by Marisa Jeffrey
March 2015 Dicta

It’s no secret that the past ten years have seen an e-discovery explosion. The formulation of the federal rules on e-discovery in 2006 only papered the obvious: electronically stored information is the future of complex litigation. As e-discovery becomes commonplace, lawyers are responding.

The bottom line is that e-discovery is expensive. One document or communication may be forwarded, manipulated, redistributed and then sent to a listserv of possible custodians. The dynamic nature of the information causes a seemingly endless pool of documents to be potentially responsive to a request for production. Chasing down and reviewing all of these documents before putting them in the production line requires a vast amount of technical knowhow and manpower that often sends discovery expenses through the roof. Studies estimate that document review accounts for 58-90% of litigation costs for Fortune 100 companies. As a result, today’s business litigation client demands creative solutions to decrease the enormous cost associated with e-discovery.

Option One: Vendors

Virtually every large-scale case uses some form of artificial intelligence to cull a document set. Faced with thousands or even millions of responsive documents, keyword searches and predictive coding form the foundation of many e-discovery collections. Some vendors will go one step further and provide document review teams to complete the process. These teams are typically staffed by temp firms with thousands of lawyers on call at a low rate, with current pay averages around $30/hour. With the litigation support industry worth well into the billions in its own right, one stop shop e-discovery vendors are becoming more and more common.

Option Two: Outsourcing

Not just outsourcing to a document review vendor, but outsourcing outside of the United States. India is one of the most common destinations for legal outsourcing due to its large English-speaking population and low wages. Legal outsourcing to India alone is expected to be a $4 billion industry by the end of this year. Several international firms have opened up satellite offices in India, solely for the purpose of document review, and the applicant pool to fill these jobs is almost endless. Nearly 70,000 lawyers graduate annually from 500 Indian law schools. The average salary hovers around $10,000 a year as opposed to the six-figure number U.S. associates are accustomed to. But, there are quality control issues with sending the work abroad, as Indian lawyers are not bound by U.S. ethics codes and do not complete the same training as U.S. attorneys before they receive their degrees. International outsourcing is still an extremely attractive option, however, to escape the crippling price of completing the review with traditional associates within the U.S.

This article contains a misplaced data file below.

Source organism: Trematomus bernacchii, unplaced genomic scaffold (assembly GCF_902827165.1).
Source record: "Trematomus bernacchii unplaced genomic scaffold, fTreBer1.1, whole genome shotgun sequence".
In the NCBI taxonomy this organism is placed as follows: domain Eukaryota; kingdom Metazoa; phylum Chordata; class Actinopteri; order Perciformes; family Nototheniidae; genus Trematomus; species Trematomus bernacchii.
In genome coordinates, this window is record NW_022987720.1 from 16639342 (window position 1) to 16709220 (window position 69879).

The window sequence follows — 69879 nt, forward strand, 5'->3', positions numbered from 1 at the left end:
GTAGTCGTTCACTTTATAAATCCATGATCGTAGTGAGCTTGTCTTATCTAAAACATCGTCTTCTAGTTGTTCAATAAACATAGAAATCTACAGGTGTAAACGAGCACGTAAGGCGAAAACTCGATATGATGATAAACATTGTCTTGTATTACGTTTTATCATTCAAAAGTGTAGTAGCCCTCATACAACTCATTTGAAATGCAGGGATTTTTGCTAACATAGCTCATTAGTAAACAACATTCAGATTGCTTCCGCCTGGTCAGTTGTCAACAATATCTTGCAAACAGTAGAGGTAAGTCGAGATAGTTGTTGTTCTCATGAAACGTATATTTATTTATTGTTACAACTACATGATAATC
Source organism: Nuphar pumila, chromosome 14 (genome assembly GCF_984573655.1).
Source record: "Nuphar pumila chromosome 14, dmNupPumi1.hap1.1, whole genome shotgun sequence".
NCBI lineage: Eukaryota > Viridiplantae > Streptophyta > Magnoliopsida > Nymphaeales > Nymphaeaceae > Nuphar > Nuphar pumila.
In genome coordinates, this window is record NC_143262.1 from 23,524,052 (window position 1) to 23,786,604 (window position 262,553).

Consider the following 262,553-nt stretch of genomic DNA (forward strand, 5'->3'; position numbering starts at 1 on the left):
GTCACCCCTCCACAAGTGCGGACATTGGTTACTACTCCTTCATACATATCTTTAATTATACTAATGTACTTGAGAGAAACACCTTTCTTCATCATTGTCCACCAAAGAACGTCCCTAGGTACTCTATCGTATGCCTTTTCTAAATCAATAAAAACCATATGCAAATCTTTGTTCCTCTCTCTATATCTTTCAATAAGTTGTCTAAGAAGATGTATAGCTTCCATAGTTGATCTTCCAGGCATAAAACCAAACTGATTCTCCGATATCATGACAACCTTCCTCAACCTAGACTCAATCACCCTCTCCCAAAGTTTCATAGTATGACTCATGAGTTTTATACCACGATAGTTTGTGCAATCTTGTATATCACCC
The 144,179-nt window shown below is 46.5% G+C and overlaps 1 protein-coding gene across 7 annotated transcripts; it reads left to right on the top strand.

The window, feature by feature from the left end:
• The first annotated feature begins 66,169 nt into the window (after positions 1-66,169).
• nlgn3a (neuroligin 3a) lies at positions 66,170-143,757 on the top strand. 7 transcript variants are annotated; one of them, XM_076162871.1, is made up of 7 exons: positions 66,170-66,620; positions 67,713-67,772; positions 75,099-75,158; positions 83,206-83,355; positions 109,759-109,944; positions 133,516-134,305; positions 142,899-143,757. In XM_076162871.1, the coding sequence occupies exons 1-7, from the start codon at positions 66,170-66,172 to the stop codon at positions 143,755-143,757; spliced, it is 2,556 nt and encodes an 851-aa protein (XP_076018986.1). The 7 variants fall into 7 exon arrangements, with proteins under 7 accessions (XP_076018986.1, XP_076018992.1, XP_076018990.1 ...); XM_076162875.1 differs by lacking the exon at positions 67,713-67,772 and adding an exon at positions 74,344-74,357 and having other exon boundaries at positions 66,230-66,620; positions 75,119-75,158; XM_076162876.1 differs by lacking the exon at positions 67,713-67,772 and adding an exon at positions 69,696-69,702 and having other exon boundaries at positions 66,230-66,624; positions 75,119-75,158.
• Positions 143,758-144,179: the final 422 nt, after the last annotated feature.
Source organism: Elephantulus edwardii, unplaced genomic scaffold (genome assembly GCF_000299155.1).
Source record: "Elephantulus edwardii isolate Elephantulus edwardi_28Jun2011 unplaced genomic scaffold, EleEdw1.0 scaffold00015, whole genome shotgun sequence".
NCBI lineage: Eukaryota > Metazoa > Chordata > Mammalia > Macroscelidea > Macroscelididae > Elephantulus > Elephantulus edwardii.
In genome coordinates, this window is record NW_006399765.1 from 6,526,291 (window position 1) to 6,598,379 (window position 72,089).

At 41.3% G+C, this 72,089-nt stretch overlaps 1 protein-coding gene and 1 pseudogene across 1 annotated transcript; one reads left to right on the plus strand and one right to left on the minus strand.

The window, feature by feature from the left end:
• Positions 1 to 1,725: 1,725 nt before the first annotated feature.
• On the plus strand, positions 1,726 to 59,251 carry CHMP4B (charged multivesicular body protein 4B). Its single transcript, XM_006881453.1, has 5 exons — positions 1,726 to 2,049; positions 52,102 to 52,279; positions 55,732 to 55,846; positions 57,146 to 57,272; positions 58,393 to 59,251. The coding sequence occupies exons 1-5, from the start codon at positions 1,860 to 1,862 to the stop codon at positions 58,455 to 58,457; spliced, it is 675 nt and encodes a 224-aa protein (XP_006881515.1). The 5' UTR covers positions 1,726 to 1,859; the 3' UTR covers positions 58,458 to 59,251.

Option Three: Taking it In-House

Many large firms are creating entire practice groups geared towards meeting client demand for e-discovery service at a lower price, while keeping the profits in-house. Essentially, a firm will form a working document review group, usually comprised of staff attorneys, contract attorneys and project attorneys. Each title may carry a different connotation, but all have the same task: review the documents at a lower cost, with elite firm quality. The firms that have embraced this model have not been disappointed. The money is coming in, and the clients are staying.

The Impact on Young Lawyers

What do these trends mean to today’s young lawyer? What e-discovery giveth, e-discovery taketh away. While the scope of discovery (read: work for young lawyers) drastically increased with electronically stored information, the market has responded by lowering cost through unconventional document review sources. Our role is changing. There will always be a need for partner-track associates to draft briefing, take and defend depositions and second chair trials. However, the days of billing ten hours of document review at $450/hour may be a thing of the past. Viable alternatives have grabbed clients’ attention and made it impossible for firms to ignore.

That said, e-discovery is also creating new jobs for young lawyers, but they are different jobs. Traditional associate jobs may dwindle, but new jobs, like a project manager at an e-discovery vendor or a staff attorney at an in-house review center, are becoming more prevalent. One thing is certain: e-discovery prowess is already an extremely marketable skill and will most certainly become a required proficiency for the next generation of young lawyers.
Marisa Jeffrey is an associate at Amy Stewart PC, focusing on insurance coverage litigation for the corporate policyholder. Marisa can be reached at, or via the firm’s website –

Tagged with →